On April 16, 2001, almost exactly 10 years ago, the first Qassam missile was fired from Gaza at Sderot. Now Iron Dome is live, after years of development, trial and error. Last summer, after it intercepted a Grad in a trial run, top IDF officers celebrated tensely; in the following months, it intercepted 120-millimeter mortar shells. These tests went smoothly, but the system’s operational cost is still a problem. Moreover, in the future, Hamas will obtain shells and missiles that can evade Iron Dome, and the game will continue.
Up until Iron Dome, the public felt completely helpless in the face of reports that hostile groups had accumulated thousands of rockets along Israel’s northern and southern borders. The anti-missile missile has now intercepted eight out of nine rockets, indicating that the interception rate for missiles, including Scuds and Shahabs, will be 90 percent to 100 percent. The public can live with the small uncertainty this leaves.
If Iran is attacked by the U.S., Saudi Arabia or Israel, Israel will be blamed; conversely, Iran will take the blame for any long-range surface-to-surface missile fired at Israel. Israel must weigh the utility of a military strike on Iran versus the cost of a reprisal. If Shahab missiles (loaded with conventional warheads ) can be intercepted, this tips the scales somewhat in favor of those who support attacking Iran.
In the meantime, the argument about Iran’s nuclear program crosses party lines and security force branches. Neither the Defense Ministry, the IDF nor the Mossad has a consistent stance. Different people have different views. Neither Netanyahu nor Barak appear to hold consistent positions. Those who favored a shock-and-awe attack on Iraq’s supposed nuclear program are likely to oppose a similar campaign against neighboring countries in the Persian Gulf.
Last year, two camps seemed to evolve: a hawkish alliance of Netanyahu and Barak, and a moderate camp consisting of President Shimon Peres and former IDF Chief of Staff Gabi Ashkenazi. Former Mossad chief Meir Dagan was considered to be aligned with Peres and Ashkenazi, while his successor, Tamir Pardo, is not known to have a strong opinion on the question. Should he veer conspicuously from his predecessor’s relatively moderate position, he will surprise many. Top IDF officers also endorse Dagan’s stance. This is not acquiescent appeasement; nor does it categorically obviate a move to eliminate Iran’s nuclear program. Instead, it asks “how” and “when,” and considers establishing a regional Middle East defense network.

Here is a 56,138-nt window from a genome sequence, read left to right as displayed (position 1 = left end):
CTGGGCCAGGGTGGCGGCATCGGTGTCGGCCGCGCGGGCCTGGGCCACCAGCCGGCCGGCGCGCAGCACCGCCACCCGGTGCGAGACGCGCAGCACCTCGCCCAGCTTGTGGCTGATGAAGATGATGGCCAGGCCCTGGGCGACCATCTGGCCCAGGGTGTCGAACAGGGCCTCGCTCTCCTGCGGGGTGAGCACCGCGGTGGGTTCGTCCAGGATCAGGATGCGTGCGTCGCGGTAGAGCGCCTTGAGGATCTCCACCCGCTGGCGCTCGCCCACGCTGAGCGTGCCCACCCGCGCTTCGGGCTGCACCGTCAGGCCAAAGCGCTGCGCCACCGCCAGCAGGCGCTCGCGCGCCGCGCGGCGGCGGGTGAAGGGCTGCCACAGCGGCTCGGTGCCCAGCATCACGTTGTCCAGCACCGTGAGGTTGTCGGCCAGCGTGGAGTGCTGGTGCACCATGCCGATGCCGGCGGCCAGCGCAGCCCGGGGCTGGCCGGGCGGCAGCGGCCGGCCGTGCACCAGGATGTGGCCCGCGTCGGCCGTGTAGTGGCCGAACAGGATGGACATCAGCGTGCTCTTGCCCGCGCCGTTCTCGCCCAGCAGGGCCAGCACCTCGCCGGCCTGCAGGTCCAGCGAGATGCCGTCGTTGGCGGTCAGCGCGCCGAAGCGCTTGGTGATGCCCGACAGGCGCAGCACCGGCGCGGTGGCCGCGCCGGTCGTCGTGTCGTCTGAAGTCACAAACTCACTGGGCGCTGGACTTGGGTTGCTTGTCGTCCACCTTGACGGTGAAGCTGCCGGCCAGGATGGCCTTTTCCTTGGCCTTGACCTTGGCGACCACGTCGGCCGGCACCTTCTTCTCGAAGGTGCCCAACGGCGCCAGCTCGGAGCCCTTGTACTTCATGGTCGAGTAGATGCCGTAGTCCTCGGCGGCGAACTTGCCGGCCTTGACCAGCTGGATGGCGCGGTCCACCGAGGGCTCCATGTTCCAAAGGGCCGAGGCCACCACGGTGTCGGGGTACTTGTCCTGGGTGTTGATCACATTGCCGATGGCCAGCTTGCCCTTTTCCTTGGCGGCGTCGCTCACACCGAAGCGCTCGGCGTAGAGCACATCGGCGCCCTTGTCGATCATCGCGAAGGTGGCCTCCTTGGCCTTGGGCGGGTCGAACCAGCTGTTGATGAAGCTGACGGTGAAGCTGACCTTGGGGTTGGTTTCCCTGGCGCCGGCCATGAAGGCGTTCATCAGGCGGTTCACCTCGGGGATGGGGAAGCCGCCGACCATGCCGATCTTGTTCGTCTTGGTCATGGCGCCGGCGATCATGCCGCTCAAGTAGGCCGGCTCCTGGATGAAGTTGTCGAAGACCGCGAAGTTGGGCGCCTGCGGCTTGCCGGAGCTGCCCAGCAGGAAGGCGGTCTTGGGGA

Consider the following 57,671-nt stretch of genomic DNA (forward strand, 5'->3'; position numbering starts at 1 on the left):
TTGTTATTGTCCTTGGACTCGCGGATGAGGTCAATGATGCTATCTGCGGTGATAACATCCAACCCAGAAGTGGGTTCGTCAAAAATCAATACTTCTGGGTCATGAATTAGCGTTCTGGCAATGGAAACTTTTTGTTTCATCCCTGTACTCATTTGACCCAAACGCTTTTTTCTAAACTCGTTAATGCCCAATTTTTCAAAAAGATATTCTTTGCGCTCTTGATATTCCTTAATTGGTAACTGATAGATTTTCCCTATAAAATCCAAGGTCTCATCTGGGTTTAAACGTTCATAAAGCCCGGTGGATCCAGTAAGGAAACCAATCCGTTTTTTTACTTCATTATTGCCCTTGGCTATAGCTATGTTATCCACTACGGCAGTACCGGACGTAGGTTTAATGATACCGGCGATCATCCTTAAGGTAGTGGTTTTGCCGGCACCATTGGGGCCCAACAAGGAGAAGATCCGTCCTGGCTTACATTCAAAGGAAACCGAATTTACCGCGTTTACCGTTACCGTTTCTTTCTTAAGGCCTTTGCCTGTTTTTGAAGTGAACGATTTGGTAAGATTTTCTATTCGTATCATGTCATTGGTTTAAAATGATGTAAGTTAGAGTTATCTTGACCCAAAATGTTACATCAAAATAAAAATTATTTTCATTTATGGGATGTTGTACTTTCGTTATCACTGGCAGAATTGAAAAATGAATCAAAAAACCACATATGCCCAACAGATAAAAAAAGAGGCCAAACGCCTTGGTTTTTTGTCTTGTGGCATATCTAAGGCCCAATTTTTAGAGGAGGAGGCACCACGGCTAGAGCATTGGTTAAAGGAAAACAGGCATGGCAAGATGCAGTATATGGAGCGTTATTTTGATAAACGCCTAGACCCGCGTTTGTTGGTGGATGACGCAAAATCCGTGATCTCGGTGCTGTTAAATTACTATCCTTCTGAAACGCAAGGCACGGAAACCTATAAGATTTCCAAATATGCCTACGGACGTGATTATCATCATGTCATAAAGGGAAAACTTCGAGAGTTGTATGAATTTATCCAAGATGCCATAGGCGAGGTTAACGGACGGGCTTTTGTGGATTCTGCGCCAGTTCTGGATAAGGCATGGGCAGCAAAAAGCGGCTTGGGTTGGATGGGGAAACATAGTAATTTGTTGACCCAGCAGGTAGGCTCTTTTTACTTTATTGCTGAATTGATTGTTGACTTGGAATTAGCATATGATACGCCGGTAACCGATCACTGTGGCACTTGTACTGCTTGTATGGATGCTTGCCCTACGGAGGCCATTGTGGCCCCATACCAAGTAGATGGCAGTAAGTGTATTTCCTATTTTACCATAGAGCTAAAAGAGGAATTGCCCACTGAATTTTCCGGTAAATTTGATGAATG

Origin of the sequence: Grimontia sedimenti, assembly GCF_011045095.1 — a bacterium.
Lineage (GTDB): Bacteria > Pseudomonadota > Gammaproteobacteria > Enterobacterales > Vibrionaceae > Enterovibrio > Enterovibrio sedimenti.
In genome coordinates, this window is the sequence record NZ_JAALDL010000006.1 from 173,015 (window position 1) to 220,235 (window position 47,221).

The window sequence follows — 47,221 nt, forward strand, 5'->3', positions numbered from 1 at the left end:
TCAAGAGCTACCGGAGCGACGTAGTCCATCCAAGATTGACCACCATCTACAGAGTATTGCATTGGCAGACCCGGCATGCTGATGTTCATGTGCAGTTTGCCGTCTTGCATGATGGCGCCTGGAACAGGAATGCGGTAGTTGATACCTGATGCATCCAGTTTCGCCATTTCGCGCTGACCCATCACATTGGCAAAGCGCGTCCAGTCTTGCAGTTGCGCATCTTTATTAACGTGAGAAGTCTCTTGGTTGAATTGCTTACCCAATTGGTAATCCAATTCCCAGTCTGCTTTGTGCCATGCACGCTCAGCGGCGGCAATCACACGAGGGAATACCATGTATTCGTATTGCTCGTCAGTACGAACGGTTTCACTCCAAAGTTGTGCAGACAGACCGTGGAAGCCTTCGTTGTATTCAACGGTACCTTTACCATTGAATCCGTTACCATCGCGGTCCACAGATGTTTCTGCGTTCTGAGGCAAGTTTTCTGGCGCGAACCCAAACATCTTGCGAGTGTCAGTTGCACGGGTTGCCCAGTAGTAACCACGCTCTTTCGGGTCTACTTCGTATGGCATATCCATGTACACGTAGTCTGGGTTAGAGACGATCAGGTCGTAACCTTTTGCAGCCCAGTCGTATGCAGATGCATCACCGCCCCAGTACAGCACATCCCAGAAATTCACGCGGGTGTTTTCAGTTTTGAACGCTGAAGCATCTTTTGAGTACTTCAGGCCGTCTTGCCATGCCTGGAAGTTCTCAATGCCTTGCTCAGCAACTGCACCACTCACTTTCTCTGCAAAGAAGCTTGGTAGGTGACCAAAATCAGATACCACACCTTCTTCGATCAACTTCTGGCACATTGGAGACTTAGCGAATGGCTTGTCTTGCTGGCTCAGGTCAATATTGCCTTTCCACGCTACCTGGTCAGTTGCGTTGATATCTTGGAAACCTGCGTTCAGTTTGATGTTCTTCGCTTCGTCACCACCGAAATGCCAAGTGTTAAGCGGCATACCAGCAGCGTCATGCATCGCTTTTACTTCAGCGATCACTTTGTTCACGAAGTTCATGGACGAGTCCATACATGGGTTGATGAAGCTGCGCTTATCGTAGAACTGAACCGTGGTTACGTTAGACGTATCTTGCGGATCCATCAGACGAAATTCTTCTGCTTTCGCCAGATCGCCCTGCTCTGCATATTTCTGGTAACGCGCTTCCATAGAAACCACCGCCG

Netanyahu took an aggressive stance 20 years ago, as a low-ranking deputy minister, when he tried to persuade Prime Minister Yitzhak Shamir to send the IDF to attack Iraq after it bombarded Israel with Scud missiles.
In January 2008, U.S. President George Bush came to Jerusalem to meet Ehud Olmert and Barak, in response to what The New York Times and other news outlets called an Israeli attempt to obtain American consent for an attack on Iran. Publicly, Bush projected a tough veneer; privately he vetoed proposed attacks. “That fellow really frightens me,” he said, referring to Barak.
Then in June, Barak met Barack Obama, then a U.S. presidential candidate. Barak proposed that Obama play it cool, ignore the pressure, find an experienced adviser and learn from him about where Iran’s nuclear program stands. Then, Barak counseled, Obama could ask this adviser for a professional assessment of a strike on Iran’s nuclear program.
Since then, almost three years have passed. Obama continues to equivocate. This is the year before a U.S. presidential election. So was 2007, when the Syrian reactor was bombed; at that time, Bush was facing the end of his second term (whereas Obama currently is seeking a second term ). Obama has also been part of the Western campaign in Libya, an affair that has yet to end. This summer, after Egypt holds elections, Cairo is likely to form a government less friendly to Israel than the current military administration. Cairo could then signal to Washington that it opposes any use of force against Iran, and it might also launch its own public effort to go nuclear.